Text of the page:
The web hosting company GoDaddy suffered its third data breach in three years that resulted in the compromise of the login credentials of over 28,000 customers (May 2020), theft of the source code for Managed WordPress servers (November 2021), and malware installation on GoDaddy’s cPanel hosting servers (December 2022). (5)

One way that RA could have helped prevent the breaches is by providing an additional layer of security to verify the identity of the user and the integrity of the device accessing the cloud application. By using RA to verify that the user’s device is running trusted software and has not been compromised by malware or other security threats, cloud service providers can reduce the risk of credential stuffing attacks and other types of cyberattacks that rely on compromised endpoints.

In addition, remote attestation can help ensure that cloud applications are running in a secure and trusted environment, protecting against threats such as unauthorized access, data exploitation, and malware infections.

4.2 Internet of Things (IoT): One fundamental IoT security component is making sure devices and services have trusted identities that can interact within secure ecosystems. RA can be used to establish trust between IoT devices and their service providers, by verifying the identity and integrity of the devices and software running on them. RA can also help detect the presence of malware in a remote untrusted IoT device, which typically has to stop its regular operations to perform the computations. This process will however consume the battery life of the device. To solve this problem, Remote Attestation as a Service (RAaS) comes into play. RAaS aims at checking the integrity of an untrusted device by performing the attestation computation on the cloud, allowing even a low-end IoT device to securely offload the attestation process to the cloud (6).

Real world scenario of RA in IoT
In 2017, the cybersecurity firm Armis discovered a set of vulnerabilities in Bluetooth-enabled IoT devices that enabled attackers to take over the devices remotely. The vulnerabilities, collectively known as “BlueBorne,” affected over 5 billion devices worldwide, including smartphones, laptops, and smart home devices (7). To protect against BlueBorne and similar attacks, Armis developed a remote attestation system called “Armis Trust,” which uses machine learning algorithms to detect anomalous behavior in IoT devices and trigger remediation actions in real-time.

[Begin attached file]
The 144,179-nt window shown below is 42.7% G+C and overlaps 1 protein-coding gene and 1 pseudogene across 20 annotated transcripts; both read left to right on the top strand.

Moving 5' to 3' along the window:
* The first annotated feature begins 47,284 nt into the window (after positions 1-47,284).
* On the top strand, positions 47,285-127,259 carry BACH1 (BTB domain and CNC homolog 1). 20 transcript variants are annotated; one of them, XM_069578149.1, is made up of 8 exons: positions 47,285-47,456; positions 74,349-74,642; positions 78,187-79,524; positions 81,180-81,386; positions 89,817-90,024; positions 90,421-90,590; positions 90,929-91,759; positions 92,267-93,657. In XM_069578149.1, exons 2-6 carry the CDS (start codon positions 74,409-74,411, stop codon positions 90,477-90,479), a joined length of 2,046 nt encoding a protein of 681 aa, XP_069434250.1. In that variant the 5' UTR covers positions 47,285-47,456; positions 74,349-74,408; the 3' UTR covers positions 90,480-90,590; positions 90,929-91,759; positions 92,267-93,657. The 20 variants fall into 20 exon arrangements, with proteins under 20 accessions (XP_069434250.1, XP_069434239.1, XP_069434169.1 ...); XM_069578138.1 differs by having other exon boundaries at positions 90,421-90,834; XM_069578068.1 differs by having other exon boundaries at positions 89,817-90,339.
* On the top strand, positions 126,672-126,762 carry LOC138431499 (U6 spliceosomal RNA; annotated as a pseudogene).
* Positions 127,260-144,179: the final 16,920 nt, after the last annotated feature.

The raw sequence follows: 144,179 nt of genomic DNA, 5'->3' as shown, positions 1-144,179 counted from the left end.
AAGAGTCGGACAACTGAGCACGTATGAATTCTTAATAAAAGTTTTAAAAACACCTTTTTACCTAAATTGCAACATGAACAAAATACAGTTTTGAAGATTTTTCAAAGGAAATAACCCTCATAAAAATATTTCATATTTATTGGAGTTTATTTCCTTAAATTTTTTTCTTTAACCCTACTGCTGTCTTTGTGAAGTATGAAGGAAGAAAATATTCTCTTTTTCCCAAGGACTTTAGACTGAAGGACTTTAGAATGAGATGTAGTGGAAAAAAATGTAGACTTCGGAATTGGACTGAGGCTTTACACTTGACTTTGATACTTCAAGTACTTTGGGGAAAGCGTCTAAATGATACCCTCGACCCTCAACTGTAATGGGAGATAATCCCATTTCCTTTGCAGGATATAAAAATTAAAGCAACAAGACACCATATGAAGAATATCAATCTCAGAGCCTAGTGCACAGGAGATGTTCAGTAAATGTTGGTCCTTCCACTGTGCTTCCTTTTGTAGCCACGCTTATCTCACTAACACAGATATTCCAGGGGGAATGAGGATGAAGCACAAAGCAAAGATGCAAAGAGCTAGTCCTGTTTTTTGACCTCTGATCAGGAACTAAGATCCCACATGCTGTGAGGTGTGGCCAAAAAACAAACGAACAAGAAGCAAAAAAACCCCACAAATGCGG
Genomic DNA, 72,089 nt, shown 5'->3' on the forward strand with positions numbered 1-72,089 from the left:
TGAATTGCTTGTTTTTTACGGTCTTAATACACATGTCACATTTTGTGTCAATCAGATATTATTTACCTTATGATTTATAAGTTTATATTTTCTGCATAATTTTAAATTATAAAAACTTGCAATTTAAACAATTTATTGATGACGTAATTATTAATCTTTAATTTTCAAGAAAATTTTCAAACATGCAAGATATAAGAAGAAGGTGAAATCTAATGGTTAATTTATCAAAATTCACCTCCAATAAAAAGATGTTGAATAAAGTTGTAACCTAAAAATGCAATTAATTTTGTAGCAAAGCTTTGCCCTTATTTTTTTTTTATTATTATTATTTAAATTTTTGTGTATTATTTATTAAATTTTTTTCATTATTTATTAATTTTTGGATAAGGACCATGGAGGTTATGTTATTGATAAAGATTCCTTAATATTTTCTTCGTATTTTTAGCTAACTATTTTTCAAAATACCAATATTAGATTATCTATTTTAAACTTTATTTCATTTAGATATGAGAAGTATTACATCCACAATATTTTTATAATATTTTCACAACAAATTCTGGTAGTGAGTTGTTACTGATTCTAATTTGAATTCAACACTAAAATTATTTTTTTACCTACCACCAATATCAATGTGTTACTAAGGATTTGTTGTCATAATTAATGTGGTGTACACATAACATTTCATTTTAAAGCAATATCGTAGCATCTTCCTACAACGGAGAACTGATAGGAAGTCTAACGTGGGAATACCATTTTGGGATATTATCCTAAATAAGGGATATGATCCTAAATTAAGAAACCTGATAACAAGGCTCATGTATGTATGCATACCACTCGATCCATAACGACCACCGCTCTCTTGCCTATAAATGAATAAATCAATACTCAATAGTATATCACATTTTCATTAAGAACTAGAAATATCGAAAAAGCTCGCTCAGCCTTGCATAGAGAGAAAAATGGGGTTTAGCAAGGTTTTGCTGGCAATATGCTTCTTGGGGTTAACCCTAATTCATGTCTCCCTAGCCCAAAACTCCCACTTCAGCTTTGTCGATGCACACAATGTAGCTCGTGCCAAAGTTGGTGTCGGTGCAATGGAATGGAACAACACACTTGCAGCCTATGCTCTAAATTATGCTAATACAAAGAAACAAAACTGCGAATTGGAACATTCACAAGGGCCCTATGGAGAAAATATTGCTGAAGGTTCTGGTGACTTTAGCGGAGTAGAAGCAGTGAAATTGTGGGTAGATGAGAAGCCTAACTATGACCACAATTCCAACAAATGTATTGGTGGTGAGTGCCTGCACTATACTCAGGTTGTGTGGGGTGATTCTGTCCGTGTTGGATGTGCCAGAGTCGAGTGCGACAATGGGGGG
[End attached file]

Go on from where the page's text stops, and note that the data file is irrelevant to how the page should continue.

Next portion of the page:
The Armis Trust system works by monitoring the behavior of IoT devices and generating an attestation report that summarizes the device’s behavior and security posture. The report is then compared to a set of policies that define acceptable behavior for the device. If the device is found to be in compliance with the policies, it is allowed to continue operating. If the device is found to be non-compliant, the system can quarantine the device or trigger remediation actions, such as firmware updates or security patches. By using RA to monitor the behavior of IoT devices in real-time, the Armis Trust system can detect and prevent attacks that exploit vulnerabilities in the devices’ software and firmware.

4.3 Industrial Control Systems (ICS) Security: RA can be used to secure ICS by ensuring that the software running on ICS devices has not been tampered with and is up to date. For example, in a power plant, RA can be used to verify that the control systems are running the latest firmware and that they have not been compromised by malware. This can help prevent cyberattacks on ICS and ensure the safe and reliable operation of critical infrastructure.

Real World Scenario of RA in ICS Security
In 2021, the Colonial Pipeline, which supplies fuel to much of the eastern United States, was hit by a ransomware attack that caused the company to shut down its operations. The attack was successful because the attackers were able to gain access to the company’s IT systems, which were connected to the industrial control systems that manage the pipeline’s operations (8).
RA can be used to prevent attacks like the one that targeted the Colonial Pipeline by verifying the integrity of the control systems in industrial environments. By measuring the state of the control systems and comparing these measurements to known trusted measurements, RA can detect any unauthorized modifications to the systems that could indicate an attack. This can help prevent the kind of damage that could result from a successful cyberattack on industrial control systems.